Washington is a man of strong principles and temperate habits, but to his chagrin and horror his ragtag army does a lot of drunken partying. Much of the plotting and spying takes place in taverns, alehouses, etc. People also drink wine and spirits in their homes (or on their ships). Bragging and plotting in drinking establishments proves the undoing of some people as story unfolds.

What parents need to know

Parents need to know that The First Conspiracy (Young Reader's Edition) is an adaptation of Brad Meltzer (Ordinary People Change the World) and Josh Mensch's bestselling history of a little-known plot that could have ended the American Revolution before it even began. It tells the story of how a displaced British governor plots from a ship in New York Harbor, aiming to kill George Washington and bring the revolt to a quick halt. As we all know, it didn't work, but despite knowing how it turns out, we get caught up in the excitement, the intrigue, and Washington's sense of betrayal as trusted friends turn against him. While the publisher rates this book for readers 9-12, the complexities of political intrigue, the many characters, the issues, and the vocabulary -- as well as the violence, including a scene where a man is hanged and the whole army is forced to watch -- make it best for a somewhat older reader. Also, the fact that the plot is discovered in a message a prostitute is trying to deliver to the British, coupled with mentions that much of Washington's army was suffering from syphilis, raises more mature issues.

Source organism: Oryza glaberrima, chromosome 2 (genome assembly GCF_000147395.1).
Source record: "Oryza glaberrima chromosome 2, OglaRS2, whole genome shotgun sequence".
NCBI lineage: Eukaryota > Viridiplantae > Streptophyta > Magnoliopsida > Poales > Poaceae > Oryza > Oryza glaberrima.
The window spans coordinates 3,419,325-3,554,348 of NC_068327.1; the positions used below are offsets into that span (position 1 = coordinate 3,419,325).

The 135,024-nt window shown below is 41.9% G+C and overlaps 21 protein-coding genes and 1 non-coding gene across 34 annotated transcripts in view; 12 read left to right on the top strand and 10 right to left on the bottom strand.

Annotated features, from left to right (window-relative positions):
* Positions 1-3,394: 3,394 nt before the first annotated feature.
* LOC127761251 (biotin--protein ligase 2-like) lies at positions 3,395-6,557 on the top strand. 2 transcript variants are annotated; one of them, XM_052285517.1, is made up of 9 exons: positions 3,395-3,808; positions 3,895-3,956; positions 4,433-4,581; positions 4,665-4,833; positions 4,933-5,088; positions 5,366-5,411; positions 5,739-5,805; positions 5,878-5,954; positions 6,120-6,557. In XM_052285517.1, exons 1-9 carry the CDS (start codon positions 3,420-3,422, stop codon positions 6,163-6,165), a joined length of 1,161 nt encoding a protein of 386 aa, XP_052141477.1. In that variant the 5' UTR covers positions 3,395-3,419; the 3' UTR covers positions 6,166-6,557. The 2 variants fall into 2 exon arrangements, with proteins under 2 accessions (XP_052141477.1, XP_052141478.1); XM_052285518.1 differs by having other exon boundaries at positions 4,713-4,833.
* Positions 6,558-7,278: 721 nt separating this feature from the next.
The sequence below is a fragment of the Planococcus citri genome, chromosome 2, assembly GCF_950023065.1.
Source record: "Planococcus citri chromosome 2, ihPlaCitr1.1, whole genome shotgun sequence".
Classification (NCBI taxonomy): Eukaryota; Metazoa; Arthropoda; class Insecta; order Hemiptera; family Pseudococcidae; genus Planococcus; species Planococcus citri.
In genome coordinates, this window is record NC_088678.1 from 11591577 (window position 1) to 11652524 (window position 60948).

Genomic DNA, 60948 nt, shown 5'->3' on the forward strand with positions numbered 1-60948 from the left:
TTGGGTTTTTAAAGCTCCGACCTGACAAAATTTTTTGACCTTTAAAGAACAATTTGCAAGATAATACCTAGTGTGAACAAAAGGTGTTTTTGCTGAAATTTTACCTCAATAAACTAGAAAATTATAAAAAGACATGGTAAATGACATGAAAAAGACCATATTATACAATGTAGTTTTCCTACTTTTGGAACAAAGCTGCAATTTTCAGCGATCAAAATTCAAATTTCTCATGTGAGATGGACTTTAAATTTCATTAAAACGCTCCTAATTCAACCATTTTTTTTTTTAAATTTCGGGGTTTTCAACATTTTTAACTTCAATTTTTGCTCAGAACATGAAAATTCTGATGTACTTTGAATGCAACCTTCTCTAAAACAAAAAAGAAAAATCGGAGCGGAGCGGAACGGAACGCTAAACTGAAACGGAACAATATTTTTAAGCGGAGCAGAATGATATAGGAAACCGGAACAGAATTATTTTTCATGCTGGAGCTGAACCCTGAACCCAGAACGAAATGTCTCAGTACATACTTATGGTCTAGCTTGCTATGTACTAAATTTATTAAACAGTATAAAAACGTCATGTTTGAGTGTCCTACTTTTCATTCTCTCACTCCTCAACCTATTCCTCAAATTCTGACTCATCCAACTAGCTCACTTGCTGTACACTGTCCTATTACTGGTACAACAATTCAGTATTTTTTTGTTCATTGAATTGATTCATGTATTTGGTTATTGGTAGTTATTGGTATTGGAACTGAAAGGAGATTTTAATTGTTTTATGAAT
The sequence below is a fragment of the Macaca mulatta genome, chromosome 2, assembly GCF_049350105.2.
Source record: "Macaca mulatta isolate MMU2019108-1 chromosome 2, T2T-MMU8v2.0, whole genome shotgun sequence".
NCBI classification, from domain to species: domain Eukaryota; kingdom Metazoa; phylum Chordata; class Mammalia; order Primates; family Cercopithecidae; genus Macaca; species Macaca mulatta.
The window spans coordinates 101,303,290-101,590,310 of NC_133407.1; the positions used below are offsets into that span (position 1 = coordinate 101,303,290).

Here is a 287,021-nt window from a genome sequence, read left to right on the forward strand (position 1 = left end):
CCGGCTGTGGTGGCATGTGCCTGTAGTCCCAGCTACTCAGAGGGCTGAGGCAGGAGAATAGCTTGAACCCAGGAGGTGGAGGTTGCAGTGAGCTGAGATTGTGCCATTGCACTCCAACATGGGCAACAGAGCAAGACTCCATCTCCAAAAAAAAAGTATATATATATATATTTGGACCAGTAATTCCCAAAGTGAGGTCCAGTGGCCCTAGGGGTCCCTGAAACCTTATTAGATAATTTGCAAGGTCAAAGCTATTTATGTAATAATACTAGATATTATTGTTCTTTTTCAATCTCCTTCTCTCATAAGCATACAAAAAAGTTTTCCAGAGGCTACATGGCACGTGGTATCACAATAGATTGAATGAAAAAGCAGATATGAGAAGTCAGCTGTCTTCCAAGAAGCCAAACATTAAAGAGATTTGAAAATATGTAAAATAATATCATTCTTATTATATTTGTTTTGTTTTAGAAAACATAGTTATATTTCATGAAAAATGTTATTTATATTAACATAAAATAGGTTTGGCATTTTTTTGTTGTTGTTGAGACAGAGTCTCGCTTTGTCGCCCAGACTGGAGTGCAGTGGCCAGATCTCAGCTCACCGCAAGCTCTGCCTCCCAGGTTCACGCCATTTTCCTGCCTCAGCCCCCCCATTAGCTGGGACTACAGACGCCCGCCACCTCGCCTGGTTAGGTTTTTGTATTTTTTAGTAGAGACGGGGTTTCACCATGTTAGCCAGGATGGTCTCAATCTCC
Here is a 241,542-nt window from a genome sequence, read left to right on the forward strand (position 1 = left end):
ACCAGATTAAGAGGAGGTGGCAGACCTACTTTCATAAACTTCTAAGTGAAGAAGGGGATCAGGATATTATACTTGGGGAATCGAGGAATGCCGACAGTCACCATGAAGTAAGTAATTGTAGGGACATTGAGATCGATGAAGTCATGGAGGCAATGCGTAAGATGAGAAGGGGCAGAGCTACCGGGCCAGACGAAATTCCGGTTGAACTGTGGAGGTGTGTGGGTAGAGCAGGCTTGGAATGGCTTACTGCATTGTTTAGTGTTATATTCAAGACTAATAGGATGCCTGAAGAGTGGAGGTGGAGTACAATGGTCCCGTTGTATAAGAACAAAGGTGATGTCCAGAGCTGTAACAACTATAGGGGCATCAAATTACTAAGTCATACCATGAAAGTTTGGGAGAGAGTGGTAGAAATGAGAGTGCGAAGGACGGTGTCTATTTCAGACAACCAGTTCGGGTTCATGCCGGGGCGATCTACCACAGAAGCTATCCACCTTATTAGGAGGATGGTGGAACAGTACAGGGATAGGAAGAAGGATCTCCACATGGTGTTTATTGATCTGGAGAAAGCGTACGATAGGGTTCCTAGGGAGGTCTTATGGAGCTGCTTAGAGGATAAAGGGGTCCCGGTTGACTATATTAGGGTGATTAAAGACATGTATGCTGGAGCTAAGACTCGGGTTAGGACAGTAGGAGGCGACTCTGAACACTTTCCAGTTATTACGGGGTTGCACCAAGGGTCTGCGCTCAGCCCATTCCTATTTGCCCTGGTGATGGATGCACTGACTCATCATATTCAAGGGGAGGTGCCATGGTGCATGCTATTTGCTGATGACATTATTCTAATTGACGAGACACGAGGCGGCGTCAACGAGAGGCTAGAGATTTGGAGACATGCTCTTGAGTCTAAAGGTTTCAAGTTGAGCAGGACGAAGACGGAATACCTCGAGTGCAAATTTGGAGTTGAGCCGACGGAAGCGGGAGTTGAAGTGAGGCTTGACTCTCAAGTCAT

User Reviews

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Kid, 12 years old January 25, 2021

Liked it but found the original a lot better.

Despite the toning down of some aspects and overall simplification of the vocabulary as well as making the story more easy to comprehend I found the young reade... Continue reading

What's the story?

In the spring of 1776, George Washington commands a ragtag, untrained, undisciplined band of rebels who, against all odds, have managed to take possession of New York City. This was much to the chagrin of the British troops stationed there, who fled to Nova Scotia and regrouped, and the British governor, who's ensconced on a ship in New York harbor and determined to get his city back with what proves to be THE FIRST CONSPIRACY against Washington and the fledgling nation. Despite Washington's best efforts to isolate Governor Tryon, the wily Brit manages to recruit allies and gather weapons anyway. Then, just as the ousted British forces set sail to attack the rebels and reclaim Manhattan, Washington learns of a secret plot to kill him and sabotage his forces. Worse, some of his nearest and dearest are in on it.